Indeed, mass communications professionals work in our culture's most public arena, an environment of daily ethical dilemmas -- and always on deadline. TCU's journalism faculty realize that we are preparing students for a high-pressure world where ethical pitfalls are common and mistakes costly. For us, the University's mission of preparing ethical decision-makers is very real, because the stakes are so high.

Our faculty include one of the nation's best-known journalism ethicists, professional-in-residence Phil Record. But we believe that the real key to developing ethical decision-makers lies not in a stand-alone ethics class but in examining ethical implications in all of our skills areas, the places where working professionals must make the decisions that impact all of society.

So our mission is not to teach "the answers" but to teach students to reason through ethical dilemmas to responsible choices.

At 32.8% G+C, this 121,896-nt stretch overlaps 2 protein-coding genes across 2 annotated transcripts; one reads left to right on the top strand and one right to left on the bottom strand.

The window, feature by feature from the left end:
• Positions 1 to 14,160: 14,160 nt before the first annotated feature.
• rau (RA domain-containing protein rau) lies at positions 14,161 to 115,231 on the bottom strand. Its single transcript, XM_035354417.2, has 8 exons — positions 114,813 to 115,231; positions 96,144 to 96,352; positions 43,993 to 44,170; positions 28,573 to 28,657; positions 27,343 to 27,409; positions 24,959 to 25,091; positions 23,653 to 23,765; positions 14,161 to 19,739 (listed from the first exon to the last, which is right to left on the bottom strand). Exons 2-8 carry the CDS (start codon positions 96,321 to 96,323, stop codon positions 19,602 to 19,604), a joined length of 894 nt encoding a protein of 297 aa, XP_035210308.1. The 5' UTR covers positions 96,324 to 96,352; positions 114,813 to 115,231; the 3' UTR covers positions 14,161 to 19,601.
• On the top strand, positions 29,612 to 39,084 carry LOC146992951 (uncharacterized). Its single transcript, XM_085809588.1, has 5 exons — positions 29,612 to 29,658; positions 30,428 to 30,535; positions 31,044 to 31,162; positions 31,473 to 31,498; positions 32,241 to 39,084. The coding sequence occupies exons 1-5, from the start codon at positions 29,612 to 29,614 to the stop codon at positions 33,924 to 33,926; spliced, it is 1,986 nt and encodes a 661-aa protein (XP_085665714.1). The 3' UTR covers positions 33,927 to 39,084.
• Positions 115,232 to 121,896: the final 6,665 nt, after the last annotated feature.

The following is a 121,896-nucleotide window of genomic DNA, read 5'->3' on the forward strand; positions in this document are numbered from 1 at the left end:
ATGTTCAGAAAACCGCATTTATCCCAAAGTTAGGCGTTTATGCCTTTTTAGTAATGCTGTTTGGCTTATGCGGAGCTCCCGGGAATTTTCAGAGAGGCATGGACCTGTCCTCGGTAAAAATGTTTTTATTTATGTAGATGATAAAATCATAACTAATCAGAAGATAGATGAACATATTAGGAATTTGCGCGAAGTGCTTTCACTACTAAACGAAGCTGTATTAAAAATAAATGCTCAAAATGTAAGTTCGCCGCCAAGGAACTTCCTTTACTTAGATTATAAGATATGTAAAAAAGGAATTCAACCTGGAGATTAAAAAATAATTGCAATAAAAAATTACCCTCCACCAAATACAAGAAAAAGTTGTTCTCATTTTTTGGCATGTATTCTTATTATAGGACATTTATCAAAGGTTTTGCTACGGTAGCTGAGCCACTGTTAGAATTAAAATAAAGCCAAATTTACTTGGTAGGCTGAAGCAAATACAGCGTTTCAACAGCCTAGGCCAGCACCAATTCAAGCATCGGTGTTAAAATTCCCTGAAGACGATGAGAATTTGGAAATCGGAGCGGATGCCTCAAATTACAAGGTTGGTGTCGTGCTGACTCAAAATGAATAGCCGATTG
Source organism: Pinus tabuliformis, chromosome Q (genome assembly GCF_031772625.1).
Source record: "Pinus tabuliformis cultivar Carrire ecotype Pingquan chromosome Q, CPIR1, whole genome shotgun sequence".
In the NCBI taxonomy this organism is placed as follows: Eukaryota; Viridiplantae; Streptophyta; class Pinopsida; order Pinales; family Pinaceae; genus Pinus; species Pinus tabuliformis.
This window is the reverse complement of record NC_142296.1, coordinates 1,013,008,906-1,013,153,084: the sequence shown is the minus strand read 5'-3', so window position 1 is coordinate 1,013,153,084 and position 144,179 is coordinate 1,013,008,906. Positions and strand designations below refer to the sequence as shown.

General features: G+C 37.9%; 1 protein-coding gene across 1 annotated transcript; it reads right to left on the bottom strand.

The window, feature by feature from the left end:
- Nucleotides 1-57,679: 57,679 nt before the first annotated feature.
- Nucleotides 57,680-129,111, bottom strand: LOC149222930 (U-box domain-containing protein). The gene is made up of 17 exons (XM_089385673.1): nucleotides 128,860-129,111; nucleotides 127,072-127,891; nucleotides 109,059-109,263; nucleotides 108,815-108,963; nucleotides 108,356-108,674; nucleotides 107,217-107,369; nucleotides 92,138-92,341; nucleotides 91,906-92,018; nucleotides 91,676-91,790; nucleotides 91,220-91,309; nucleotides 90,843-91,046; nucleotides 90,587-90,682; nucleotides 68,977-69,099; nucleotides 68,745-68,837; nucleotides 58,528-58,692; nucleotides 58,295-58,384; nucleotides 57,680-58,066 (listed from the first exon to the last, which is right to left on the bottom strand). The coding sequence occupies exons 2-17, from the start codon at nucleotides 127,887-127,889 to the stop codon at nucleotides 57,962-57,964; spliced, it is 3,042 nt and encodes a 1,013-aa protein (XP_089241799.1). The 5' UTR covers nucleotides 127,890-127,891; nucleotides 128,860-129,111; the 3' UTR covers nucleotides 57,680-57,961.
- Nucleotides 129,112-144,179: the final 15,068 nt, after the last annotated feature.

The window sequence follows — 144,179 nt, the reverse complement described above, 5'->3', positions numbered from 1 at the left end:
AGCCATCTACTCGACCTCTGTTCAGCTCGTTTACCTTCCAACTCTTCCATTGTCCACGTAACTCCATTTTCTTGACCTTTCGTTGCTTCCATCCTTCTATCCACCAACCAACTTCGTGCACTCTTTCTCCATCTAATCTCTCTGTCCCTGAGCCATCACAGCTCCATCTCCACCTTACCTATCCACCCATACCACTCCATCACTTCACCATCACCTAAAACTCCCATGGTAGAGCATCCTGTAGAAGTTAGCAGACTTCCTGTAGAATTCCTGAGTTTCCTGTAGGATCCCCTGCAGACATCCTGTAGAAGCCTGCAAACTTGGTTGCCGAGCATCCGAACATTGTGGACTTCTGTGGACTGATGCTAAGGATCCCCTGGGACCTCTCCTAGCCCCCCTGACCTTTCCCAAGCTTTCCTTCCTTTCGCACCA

How are we doing? Better than many people realize. After all, when mass communications practitioners make ethical mistakes, everyone knows.

But consumers never know about the thousands of times we made those deadline decisions in ways that served both the public's right to know and the best ethical standards of our professions.

Jim Riddlesperger
Chair, Department of Political Science

Ethical leadership is the cornerstone of good governance. As a scholar of the American presidency, I examine political leadership, which involves far more than simply choosing "right" or "moral" positions.

Political leadership has to do with defining aspirational goals and accommodating differences among people while helping to guide a nation toward defining shared values such as justice, fundamental fairness, opportunity, security, liberty and equality. When shared values conflict, as they inevitably will, the duty of an ethical leader is to ensure that difficult decisions are made, moving toward aspirational goals without discarding core values. Making choices between those values is not always appropriate. Rather, finding imaginative ways to accommodate competing values is essential.